The Sydney boys modestly describe themselves as ‘Forest Rock’ or ‘Dance Music’. Their music is unique and stands out amongst the hundreds of indie-electro bands overwhelming the airwaves at the moment. Their tunes are infused with African drums, maracas, a Sitar and a Tempura, along with your regular keyboard, bass and guitar punctuated with random animal calls and shrieking. Sounds a tad odd but works well with their performance.
Jinja Safari’s music is in part inspired by Azon’s grandmother, who lives in Uganda, in the town of Jinja. Having grown up in Tasmania, the incorporation of African sounds into the group’s music can be attributed to the connection Azon feels with the continent.
I would class their set – which I unwittingly spied last month at the Hi-Fi Bar as they were opening for Art Vs Science – a performance. They took to the stage wearing hippy-esque clothing complete with shaggy hair and bare feet. We could not help but jump along as they leapt all over the stage. Yes, leapt. I was worried they were going to take each other out!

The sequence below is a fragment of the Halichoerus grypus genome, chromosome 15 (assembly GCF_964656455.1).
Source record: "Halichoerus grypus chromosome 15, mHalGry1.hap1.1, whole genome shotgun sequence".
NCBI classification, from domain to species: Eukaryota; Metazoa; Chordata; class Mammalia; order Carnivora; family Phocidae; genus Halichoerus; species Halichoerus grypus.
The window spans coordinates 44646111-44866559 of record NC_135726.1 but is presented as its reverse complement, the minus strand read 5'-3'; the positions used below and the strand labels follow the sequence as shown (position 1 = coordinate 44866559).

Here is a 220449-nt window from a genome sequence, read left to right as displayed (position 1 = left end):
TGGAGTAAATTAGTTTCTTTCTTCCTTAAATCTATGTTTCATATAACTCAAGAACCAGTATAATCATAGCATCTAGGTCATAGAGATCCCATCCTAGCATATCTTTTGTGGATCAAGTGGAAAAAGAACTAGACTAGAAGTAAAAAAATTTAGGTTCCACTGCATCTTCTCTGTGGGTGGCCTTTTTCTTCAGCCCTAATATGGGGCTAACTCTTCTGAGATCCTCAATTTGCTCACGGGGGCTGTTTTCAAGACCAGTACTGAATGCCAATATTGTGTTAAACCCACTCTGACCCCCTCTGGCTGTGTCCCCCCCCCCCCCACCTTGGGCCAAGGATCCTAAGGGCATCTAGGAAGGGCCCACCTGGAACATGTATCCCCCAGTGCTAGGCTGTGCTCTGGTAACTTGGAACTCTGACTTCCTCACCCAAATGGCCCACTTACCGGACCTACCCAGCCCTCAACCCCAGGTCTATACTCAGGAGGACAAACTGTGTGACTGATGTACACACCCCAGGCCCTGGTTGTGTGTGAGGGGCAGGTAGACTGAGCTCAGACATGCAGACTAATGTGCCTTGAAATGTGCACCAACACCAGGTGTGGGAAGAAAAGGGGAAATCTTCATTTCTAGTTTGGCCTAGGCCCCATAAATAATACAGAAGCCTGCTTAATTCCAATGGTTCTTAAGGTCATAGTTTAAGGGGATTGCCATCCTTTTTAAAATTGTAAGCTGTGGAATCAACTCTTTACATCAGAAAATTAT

While springing from one side of the stage to the other, Azon, Pepa and the rest of the five piece line up performed original and intriguing numbers. The lads laughed and egged on the crowd while swigging from their drinks. The vibe was a few mates jamming in a garage, just with a live audience. They were very energetic and having a lot of fun together.
Their signature track, featured on Triple J Unearthed, is ‘Peter Pan’; a beautiful melody incorporating all the instruments they play and, as a very whimsical fan noted, ‘all the four elements of nature.’ My favorite track firmly remains ‘Forest Eyes’, a lively number highlighting their originality. Their recently released EP debuted at # 9 on the Australian Independent Singles Charts and they have already received airplay on BBC6 in the UK.
If you’re looking for something completely different from that typical Melbourne ‘synth’ sound, check these talented multi-instrumentalists out. It’s worth it.